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The Complete Payroll Blog

Understanding the Payroll Implications of the American Rescue Plan Act

Posted by Complete Payroll | Apr 5, 2021 12:09:16 PM

CARES Act_Safety Net

The American Rescue Plan Act (ARPA) of 2021 was passed by Congress on March 10 of this year. It was passed as a means of providing continued relief related to the novel coronavirus pandemic. It affects the economy, public health, state and local governments, individuals, and businesses. 

Some of the areas of impact include:

  • Supplemental Nutrition Assistance Program (SNAP)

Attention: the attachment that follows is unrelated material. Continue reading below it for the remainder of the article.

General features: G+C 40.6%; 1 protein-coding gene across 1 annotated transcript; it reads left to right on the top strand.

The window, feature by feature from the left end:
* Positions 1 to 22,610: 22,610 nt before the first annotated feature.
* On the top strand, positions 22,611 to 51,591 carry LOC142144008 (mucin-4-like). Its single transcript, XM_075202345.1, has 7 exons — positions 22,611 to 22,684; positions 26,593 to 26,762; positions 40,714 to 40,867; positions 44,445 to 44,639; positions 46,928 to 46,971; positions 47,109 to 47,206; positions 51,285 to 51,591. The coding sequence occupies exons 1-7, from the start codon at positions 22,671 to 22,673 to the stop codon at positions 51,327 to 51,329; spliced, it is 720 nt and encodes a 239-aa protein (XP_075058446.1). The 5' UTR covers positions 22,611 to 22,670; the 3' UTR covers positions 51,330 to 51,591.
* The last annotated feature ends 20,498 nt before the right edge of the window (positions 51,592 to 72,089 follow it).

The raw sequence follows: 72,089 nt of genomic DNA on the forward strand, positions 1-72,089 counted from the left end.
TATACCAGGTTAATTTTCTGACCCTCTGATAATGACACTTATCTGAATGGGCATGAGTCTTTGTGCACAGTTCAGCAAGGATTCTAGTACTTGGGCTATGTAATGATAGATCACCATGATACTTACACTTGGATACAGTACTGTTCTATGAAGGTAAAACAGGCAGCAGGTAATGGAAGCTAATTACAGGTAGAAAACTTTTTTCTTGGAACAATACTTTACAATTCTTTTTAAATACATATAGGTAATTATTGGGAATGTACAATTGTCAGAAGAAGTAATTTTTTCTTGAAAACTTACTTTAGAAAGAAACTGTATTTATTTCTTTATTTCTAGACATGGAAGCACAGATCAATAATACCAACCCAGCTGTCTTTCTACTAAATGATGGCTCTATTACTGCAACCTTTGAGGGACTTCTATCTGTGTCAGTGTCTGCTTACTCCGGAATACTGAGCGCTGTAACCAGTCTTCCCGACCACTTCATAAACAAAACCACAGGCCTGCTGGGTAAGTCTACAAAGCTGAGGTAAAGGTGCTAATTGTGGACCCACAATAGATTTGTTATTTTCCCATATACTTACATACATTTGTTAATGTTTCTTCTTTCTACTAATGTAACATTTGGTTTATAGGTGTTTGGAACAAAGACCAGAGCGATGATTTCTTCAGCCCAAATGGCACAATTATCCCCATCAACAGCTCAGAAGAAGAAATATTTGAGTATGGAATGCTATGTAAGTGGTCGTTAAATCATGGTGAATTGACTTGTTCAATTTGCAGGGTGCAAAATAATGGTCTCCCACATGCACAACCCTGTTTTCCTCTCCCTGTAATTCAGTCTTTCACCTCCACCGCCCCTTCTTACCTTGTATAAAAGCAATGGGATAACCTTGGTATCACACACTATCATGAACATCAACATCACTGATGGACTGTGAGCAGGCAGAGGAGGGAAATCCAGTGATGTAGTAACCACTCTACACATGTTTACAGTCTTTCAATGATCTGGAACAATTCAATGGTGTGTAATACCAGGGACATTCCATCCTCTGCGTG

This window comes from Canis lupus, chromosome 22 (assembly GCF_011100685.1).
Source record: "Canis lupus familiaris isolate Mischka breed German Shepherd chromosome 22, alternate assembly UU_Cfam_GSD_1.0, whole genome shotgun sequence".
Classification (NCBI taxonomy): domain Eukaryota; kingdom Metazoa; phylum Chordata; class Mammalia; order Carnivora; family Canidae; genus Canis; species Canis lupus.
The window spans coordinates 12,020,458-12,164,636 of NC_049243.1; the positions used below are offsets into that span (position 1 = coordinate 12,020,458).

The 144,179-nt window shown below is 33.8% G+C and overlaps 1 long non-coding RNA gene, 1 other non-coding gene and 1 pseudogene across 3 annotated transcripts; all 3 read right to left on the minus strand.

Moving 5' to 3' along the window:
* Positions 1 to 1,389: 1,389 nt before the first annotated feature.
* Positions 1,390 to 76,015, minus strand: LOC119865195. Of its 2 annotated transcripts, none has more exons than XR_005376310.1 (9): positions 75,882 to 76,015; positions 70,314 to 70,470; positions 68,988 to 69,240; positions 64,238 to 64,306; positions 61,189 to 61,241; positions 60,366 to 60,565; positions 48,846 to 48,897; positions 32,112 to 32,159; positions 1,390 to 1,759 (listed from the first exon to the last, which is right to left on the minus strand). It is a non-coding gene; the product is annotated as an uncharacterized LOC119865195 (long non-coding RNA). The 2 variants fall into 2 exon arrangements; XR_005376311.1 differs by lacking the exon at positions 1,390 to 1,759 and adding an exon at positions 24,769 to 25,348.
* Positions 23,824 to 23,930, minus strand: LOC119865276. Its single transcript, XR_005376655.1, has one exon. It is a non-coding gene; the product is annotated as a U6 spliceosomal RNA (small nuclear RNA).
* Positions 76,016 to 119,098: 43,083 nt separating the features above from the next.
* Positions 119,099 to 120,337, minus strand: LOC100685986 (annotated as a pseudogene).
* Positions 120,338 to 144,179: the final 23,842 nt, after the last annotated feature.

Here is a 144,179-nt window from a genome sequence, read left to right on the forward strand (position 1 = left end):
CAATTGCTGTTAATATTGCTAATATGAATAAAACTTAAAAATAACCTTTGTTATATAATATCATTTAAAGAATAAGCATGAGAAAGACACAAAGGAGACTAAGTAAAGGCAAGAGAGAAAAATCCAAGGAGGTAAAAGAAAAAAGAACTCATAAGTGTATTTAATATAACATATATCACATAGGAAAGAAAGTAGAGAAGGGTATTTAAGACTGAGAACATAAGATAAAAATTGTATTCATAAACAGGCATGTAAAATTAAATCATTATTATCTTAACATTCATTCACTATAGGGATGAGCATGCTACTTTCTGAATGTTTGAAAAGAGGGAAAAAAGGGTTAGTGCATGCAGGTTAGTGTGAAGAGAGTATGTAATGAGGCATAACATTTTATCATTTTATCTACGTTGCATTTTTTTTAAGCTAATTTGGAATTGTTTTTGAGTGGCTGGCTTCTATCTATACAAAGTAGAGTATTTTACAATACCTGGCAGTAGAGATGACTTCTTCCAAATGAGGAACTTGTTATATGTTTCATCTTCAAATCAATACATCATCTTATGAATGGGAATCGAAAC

• Schools, colleges, and universities
  • Childcare programs
  • COVID-19 vaccinations and treatment
  • Medical, mental health, and substance abuse treatment
  • Rental and housing assistance
  • Payments to state, local, tribal, and territorial governments
  • Multi-employer pension plans
  • Small business assistance
  • Healthcare worker programs
  • International and humanitarian programs
  • Tribal government services
  • Scientific R&D
  • Projects that enable work related to COVID-19
  • Healthcare providers in rural areas

As payroll managers, there are some important implications to be aware of. 

There are 7 key areas of impact for payroll management. In this post, we will offer an overview of the changes. If you have specific questions, please don’t hesitate to get in touch with the payroll experts here at Complete Payroll.

  1. Paid Sick and Family Leave Credits
  2. Employee Retention Credit
  3. Unemployment Provisions
  4. Modifications to the Paycheck Protection Program